Hippeastrums are bulbous plants. Their flowers which are usually produced in Spring are trumpet-shaped with prominent stamens and may be white, red, orange or yellow.
Water 2-3 times a week, more during hot weather and during flowering. Let the top half mixture to dry out between waterings. Do not water while resting.
Apply standard liquid fertilizer once every 2 weeks from the time the flowers have finished blooming until mid Summer. Then change to high potash fertilizer to help mature the bulb and ensure a flowering stalk the next year. Stop feedings entirely after mid Autumn.
Hippeastrums dislike root disturbance. Re-pot every 3-4 years when bulb outgrows its pot.
Detach offsets when they are one or one and half inch across, keeping as much root as possible attached to them. This is best done at the time of re-potting. Plant in 3 inch pots and treat as mature bulbs. These plants may also be raised from seed, a process involving a 3-5 year wait for flowers. Seedlings are not given a rest period but are kept growing through without a break.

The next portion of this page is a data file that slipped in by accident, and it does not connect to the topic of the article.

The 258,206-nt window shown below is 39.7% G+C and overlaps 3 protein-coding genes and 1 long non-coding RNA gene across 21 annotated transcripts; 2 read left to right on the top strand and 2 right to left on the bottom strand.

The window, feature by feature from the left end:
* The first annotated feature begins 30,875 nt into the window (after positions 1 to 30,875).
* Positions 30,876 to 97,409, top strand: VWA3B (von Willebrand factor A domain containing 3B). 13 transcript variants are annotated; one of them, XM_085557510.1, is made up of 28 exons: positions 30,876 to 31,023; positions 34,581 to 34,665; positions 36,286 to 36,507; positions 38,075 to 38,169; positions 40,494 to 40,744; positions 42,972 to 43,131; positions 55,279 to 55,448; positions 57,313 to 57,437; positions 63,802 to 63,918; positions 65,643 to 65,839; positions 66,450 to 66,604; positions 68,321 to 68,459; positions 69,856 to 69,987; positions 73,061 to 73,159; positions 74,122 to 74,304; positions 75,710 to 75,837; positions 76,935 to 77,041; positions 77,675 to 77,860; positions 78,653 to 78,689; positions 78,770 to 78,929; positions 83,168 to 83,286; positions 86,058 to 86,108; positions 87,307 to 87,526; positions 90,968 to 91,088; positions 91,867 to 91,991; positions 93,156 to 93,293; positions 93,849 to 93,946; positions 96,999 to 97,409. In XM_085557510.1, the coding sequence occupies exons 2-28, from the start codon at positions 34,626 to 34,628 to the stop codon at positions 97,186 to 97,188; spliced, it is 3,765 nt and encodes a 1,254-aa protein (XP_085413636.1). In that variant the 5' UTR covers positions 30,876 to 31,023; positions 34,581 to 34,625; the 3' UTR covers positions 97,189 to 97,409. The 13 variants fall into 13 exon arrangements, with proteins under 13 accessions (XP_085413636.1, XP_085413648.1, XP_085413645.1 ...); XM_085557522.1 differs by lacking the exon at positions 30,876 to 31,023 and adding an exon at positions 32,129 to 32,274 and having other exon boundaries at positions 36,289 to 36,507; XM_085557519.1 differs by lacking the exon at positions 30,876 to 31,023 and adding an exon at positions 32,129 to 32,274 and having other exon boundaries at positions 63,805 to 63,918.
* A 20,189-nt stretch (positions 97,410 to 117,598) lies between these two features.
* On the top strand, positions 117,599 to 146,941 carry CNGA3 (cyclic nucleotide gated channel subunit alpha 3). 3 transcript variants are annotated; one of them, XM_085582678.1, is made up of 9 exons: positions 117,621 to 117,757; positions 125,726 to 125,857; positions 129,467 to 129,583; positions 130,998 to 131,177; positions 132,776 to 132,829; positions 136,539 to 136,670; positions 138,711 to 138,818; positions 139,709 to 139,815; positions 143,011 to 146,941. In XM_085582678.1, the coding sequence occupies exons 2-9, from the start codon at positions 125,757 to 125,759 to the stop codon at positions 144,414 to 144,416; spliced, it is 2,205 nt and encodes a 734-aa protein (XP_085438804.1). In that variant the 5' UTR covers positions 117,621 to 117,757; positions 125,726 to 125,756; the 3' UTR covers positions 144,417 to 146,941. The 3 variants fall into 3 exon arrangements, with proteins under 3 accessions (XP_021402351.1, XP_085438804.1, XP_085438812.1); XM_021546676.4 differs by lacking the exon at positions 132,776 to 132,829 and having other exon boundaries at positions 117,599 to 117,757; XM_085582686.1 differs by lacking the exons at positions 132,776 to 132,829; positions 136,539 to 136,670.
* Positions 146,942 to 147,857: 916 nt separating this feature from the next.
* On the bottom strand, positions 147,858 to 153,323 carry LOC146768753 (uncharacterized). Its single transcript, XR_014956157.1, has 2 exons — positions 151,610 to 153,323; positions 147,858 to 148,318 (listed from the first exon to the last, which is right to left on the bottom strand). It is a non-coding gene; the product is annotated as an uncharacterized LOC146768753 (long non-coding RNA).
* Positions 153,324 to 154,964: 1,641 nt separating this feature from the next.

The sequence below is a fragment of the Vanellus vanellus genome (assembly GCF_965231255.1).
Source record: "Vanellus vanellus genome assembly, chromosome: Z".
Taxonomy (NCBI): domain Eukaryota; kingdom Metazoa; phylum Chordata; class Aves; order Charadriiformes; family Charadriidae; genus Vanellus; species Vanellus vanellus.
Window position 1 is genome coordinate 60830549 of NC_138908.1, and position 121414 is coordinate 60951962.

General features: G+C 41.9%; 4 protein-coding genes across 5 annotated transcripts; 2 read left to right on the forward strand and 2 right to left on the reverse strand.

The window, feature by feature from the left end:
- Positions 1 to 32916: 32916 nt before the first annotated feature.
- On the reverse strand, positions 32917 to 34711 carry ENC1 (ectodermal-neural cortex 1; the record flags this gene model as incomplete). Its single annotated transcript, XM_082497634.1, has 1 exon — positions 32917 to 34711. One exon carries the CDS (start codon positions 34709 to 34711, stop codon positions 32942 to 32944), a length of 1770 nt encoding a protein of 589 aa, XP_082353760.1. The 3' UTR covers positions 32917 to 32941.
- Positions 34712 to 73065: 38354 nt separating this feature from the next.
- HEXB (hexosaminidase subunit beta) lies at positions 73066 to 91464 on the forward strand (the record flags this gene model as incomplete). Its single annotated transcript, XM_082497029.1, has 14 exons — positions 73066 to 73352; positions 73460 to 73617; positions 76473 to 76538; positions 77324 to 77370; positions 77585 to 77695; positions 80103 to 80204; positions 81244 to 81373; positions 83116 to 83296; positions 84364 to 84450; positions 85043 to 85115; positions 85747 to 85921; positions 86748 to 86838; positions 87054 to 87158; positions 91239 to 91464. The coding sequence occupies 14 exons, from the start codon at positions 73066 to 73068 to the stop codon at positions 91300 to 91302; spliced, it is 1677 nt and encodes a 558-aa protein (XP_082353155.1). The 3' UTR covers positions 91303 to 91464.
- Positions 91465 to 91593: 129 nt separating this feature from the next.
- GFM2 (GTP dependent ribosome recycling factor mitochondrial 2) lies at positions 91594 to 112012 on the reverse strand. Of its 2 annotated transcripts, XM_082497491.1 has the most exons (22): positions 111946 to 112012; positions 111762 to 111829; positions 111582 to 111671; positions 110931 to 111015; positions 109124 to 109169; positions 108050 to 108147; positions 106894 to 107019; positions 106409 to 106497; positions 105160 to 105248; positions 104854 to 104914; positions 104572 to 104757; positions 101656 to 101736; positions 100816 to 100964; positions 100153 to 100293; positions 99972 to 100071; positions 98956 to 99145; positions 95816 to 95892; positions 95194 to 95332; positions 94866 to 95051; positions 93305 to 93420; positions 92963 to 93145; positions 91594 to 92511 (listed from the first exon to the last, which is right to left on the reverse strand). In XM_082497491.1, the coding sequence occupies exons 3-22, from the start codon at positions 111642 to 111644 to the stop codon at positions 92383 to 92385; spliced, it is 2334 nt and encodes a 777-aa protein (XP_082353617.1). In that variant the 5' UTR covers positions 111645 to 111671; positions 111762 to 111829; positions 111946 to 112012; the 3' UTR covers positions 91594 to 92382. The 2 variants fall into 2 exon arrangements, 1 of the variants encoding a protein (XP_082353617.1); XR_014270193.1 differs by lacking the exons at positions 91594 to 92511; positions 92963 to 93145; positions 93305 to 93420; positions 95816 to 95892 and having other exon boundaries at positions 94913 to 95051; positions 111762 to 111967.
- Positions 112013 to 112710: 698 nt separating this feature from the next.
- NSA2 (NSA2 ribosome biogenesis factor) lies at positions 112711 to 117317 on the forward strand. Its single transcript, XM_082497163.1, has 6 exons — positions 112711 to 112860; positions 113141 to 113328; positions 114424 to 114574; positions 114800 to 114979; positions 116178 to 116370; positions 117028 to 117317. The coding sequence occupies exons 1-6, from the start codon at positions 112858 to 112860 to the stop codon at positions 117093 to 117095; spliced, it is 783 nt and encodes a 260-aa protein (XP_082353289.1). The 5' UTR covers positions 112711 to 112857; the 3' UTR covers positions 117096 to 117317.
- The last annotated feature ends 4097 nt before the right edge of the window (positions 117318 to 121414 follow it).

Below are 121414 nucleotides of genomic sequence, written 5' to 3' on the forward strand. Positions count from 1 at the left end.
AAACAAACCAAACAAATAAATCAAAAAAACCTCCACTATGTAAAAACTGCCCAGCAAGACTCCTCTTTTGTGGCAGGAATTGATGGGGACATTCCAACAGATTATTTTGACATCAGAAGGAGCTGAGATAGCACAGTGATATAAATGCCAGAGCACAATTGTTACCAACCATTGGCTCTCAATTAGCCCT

They need bright light with some direct sunlight throughout the active growth period. Too little light results in elongated leaves and in no flowers the following year.
Cut off the stalk once the bloom have gone.
Prepare bulbs for the resting period by removing all the dried foliage. Leave them in their pots of mixture and store in a thoroughly dry place at a temperature of 10°C.
Too much heat will shorten the life of the flowers. Temperature not higher than 18°C is advisable for Hippeastrums at flowering time.
If room is dry, spray lightly over buds but never spray flowers or leaves. Do not spray while resting.
Well drained soil.
Scientists were able to revive a flowering plant from the fossilized fruit found in the stomach of an Arctic ground squirrel who was trapped in ice around 32,000 years ago.